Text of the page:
Read The Who’s Pete Townshend Review Pink Floyd In 1966
Words by Riley Fitzgerald
Graphic by Press
In 1967 The Who‘s Pete Townshend discovered Pink Floyd.
“On January 6, 1967, I missed one of the only Who shows of my career through drug abuse,” Townshend writes in 2012 autobiography Who I Am.
Having recently turned on to the hallucinogenic possibilities of LSD, Townshend found he had now ingested far too much of the drug to drive to a scheduled Who performance some 300 miles away.
Instead, he elected to drop in at London’s famed underground venue The UFO.
“Syd Barrett was wonderful,” Pete Townshend recalls of Pink Floyd, “and so were the rest of them. I fell in love with the band and the club itself.”
The next day, January 8th, he decided to return to with Eric Clapton in tow.
“Syd,” Townshend shares, “who walked on stage (off his head on acid), played a single chord and made it last about an hour using an electronic echo machine called a Binson. When he did start to play again he was truly inspiring.”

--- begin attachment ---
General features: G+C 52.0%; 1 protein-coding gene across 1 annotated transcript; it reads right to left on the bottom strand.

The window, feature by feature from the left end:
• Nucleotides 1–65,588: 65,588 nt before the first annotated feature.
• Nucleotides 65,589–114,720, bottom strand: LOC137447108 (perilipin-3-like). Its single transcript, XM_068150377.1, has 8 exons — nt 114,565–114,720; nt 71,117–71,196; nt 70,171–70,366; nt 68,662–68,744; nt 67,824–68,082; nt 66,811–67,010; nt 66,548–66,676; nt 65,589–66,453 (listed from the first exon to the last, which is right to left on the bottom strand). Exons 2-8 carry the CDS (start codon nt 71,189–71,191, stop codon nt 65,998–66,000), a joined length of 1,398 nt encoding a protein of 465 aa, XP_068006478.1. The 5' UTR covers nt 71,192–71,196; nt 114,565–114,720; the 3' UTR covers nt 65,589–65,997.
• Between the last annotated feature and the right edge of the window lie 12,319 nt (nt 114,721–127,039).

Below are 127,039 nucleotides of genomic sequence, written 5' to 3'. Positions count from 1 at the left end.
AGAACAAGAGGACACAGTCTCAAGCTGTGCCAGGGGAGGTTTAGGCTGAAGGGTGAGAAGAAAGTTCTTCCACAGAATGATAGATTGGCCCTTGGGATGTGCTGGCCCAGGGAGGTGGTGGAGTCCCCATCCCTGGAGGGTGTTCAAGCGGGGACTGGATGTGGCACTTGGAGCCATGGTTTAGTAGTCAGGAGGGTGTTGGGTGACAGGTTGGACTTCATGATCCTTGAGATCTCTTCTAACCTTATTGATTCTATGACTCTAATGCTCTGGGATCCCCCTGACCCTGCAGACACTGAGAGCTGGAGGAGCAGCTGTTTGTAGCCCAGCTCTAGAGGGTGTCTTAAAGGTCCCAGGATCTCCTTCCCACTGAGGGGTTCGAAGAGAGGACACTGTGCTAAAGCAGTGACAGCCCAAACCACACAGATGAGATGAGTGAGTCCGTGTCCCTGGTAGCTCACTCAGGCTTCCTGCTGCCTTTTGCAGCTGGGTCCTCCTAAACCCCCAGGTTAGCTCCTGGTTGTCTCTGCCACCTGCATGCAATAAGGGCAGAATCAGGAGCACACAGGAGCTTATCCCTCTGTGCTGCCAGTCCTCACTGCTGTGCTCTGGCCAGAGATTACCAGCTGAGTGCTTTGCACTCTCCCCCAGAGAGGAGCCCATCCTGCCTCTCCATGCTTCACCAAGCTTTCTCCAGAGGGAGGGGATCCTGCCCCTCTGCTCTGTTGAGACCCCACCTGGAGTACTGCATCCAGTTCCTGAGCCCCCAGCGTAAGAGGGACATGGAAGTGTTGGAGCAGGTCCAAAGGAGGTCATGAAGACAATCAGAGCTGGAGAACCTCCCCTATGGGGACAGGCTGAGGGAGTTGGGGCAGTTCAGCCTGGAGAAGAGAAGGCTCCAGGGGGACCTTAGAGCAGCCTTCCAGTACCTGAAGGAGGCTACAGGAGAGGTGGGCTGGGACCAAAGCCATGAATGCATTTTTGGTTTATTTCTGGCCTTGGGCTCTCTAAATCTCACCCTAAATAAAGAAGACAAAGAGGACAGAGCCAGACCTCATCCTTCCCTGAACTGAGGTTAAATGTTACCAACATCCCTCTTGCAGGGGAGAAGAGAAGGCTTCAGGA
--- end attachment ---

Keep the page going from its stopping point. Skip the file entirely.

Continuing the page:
Townshend was also taken by the commanding presence of Roger Waters.
“Roger Waters had the most incredible presence, he was strikingly handsome,” he notes, “and clearly fancied [my partner] Karen. I found him a little scary. It was evident he was going to be the principal driving force behind Pink Floyd.”
Despite being impressed ever Pete could not have anticipated the band’s eventual rise to prominence following the release of 1973’s The Dark Side of the Moon:
“What no one could have known as the band hadn’t yet made any recordings, was how much of their music would become once Syd’s experimental influence waned.”
Townshend would later collaborate with Pink Floyd guitarist David Gilmour, who entered the group at the time as Barrett’s exit, on 1984 album About Face.
“Syd Barrett had simply taken too many drugs,” Townshend (writing in the guise of protagonist Louis Doxtador) later writes in 2019 novel Age of Anxiety. “And sensitive artist that he was, he eventually broke down. Nevertheless, we were all the beneficiaries of his talent and his wild mind. His early work with Pink Floyd had been sublime and anarchically adventurous.”